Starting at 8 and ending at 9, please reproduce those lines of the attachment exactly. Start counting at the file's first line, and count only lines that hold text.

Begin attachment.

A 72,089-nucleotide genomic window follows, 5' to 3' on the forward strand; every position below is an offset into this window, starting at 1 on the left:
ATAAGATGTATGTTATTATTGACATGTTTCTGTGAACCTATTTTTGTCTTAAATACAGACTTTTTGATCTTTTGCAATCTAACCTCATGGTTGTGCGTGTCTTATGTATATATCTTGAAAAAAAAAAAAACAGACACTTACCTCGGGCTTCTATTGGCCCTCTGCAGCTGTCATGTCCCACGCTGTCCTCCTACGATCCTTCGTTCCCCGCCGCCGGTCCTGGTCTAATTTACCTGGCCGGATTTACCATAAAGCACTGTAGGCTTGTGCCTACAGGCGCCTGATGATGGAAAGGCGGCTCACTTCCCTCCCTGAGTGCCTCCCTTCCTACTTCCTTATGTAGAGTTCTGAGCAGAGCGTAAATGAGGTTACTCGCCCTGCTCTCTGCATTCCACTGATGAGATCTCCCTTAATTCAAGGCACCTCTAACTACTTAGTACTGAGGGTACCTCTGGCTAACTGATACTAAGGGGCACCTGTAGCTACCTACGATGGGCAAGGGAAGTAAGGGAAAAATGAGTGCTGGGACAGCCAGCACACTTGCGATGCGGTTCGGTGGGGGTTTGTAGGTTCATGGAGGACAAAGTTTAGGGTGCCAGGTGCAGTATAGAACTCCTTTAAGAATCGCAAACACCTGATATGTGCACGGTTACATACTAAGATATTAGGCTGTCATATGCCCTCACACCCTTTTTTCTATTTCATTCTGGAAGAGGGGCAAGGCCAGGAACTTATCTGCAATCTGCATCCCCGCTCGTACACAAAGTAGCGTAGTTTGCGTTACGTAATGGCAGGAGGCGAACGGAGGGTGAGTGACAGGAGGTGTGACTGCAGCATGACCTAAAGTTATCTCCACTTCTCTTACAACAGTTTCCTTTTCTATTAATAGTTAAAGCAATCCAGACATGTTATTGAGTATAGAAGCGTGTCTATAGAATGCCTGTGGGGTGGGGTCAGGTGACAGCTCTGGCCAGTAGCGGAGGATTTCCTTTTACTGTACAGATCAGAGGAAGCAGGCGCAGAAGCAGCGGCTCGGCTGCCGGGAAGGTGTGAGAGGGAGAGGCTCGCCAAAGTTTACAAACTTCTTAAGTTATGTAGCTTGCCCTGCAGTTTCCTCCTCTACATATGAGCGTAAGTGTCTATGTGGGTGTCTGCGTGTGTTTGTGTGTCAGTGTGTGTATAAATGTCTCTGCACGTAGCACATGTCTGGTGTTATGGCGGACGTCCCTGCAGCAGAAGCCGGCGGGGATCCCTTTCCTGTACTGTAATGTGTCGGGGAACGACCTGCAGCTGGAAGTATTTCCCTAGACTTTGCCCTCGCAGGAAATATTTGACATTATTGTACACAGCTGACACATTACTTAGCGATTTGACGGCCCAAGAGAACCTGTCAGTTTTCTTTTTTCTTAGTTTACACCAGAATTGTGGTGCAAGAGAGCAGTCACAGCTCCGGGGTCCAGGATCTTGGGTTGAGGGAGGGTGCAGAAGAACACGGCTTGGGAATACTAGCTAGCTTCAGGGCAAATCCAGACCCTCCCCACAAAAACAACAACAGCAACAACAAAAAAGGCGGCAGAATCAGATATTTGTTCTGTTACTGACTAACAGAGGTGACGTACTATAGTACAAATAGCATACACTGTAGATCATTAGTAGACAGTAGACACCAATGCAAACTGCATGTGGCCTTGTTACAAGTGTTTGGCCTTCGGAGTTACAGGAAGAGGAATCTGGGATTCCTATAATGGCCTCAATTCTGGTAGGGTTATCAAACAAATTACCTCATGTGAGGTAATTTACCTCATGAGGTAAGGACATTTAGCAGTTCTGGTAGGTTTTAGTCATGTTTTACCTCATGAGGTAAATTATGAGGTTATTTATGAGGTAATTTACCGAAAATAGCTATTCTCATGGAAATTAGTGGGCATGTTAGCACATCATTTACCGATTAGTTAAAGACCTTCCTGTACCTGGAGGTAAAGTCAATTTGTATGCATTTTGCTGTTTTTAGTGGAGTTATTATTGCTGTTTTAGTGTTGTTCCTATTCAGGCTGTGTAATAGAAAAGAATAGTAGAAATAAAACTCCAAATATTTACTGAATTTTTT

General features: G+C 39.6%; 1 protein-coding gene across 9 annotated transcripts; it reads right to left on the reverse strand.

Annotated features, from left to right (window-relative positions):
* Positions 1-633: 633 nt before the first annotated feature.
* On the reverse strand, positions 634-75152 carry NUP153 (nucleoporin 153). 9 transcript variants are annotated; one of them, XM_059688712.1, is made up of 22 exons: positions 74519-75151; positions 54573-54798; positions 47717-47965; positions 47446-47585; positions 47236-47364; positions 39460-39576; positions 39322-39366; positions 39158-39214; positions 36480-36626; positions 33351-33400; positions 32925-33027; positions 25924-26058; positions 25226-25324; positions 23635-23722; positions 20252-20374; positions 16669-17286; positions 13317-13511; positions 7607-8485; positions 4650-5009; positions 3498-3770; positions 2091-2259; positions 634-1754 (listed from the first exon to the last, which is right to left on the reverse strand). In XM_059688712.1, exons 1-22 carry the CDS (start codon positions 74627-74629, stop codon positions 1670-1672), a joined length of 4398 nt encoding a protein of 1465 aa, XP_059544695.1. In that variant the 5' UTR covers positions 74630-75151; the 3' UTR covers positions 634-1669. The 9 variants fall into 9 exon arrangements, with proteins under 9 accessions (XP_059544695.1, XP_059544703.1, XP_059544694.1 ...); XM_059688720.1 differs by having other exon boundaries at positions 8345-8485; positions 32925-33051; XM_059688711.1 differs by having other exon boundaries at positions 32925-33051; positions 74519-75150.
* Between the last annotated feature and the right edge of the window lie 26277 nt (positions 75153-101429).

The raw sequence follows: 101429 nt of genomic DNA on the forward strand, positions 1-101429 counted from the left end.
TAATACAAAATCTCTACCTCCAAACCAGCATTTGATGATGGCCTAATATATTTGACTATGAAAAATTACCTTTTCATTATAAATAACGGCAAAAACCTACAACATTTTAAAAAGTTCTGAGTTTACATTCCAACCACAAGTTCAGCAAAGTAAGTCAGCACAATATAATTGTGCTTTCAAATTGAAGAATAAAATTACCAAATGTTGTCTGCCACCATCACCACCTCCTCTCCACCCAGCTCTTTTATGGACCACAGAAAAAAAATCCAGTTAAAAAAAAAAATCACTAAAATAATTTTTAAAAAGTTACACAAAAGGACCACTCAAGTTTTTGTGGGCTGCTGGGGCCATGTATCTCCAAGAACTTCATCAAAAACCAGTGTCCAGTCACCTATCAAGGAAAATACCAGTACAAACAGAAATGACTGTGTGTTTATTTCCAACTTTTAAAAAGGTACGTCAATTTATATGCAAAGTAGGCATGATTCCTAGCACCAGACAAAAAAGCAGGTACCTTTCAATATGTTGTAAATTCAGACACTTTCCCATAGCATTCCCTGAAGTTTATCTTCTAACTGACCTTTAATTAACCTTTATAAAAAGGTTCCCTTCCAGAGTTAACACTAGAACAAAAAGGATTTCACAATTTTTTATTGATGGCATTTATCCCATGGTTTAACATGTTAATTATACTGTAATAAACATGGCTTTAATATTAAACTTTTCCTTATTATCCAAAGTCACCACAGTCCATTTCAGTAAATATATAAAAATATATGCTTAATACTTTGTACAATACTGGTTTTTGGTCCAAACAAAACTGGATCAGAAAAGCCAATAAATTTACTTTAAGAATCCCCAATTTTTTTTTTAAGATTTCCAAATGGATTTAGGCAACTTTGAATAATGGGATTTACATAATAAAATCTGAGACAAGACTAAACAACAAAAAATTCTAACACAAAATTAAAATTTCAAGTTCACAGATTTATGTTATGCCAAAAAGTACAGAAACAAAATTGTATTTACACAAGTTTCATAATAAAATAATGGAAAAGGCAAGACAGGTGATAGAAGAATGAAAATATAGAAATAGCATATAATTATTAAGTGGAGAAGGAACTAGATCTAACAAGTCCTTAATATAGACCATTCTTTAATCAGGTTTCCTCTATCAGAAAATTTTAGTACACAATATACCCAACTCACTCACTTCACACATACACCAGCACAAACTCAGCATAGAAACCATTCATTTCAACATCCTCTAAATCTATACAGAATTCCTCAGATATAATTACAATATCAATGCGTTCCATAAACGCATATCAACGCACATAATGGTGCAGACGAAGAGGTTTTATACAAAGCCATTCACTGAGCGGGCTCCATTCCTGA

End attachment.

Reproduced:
The raw sequence follows: 101429 nt of genomic DNA on the forward strand, positions 1-101429 counted from the left end.
TAATACAAAATCTCTACCTCCAAACCAGCATTTGATGATGGCCTAATATATTTGACTATGAAAAATTACCTTTTCATTATAAATAACGGCAAAAACCTACAACATTTTAAAAAGTTCTGAGTTTACATTCCAACCACAAGTTCAGCAAAGTAAGTCAGCACAATATAATTGTGCTTTCAAATTGAAGAATAAAATTACCAAATGTTGTCTGCCACCATCACCACCTCCTCTCCACCCAGCTCTTTTATGGACCACAGAAAAAAAATCCAGTTAAAAAAAAAAATCACTAAAATAATTTTTAAAAAGTTACACAAAAGGACCACTCAAGTTTTTGTGGGCTGCTGGGGCCATGTATCTCCAAGAACTTCATCAAAAACCAGTGTCCAGTCACCTATCAAGGAAAATACCAGTACAAACAGAAATGACTGTGTGTTTATTTCCAACTTTTAAAAAGGTACGTCAATTTATATGCAAAGTAGGCATGATTCCTAGCACCAGACAAAAAAGCAGGTACCTTTCAATATGTTGTAAATTCAGACACTTTCCCATAGCATTCCCTGAAGTTTATCTTCTAACTGACCTTTAATTAACCTTTATAAAAAGGTTCCCTTCCAGAGTTAACACTAGAACAAAAAGGATTTCACAATTTTTTATTGATGGCATTTATCCCATGGTTTAACATGTTAATTATACTGTAATAAACATGGCTTTAATATTAAACTTTTCCTTATTATCCAAAGTCACCACAGTCCATTTCAGTAAATATATAAAAATATATGCTTAATACTTTGTACAATACTGGTTTTTGGTCCAAACAAAACTGGATCAGAAAAGCCAATAAATTTACTTTAAGAATCCCCAATTTTTTTTTTAAGATTTCCAAATGGATTTAGGCAACTTTGAATAATGGGATTTACATAATAAAATCTGAGACAAGACTAAACAACAAAAAATTCTAACACAAAATTAAAATTTCAAGTTCACAGATTTATGTTATGCCAAAAAGTACAGAAACAAAATTGTATTTACACAAGTTTCATAATAAAATAATGGAAAAGGCAAGACAGGTGATAGAAGAATGAAAATATAGAAATAGCATATAATTATTAAGTGGAGAAGGAACTAGATCTAACAAGTCCTTAATATAGACCATTCTTTAATCAGGTTTCCTCTATCAGAAAATTTTAGTACACAATATACCCAACTCACTCACTTCACACATACACCAGCACAAACTCAGCATAGAAACCATTCATTTCAACATCCTCTAAATCTATACAGAATTCCTCAGATATAATTACAATATCAATGCGTTCCATAAACGCATATCAACGCACATAATGGTGCAGACGAAGAGGTTTTATACAAAGCCATTCACTGAGCGGGCTCCATTCCTGA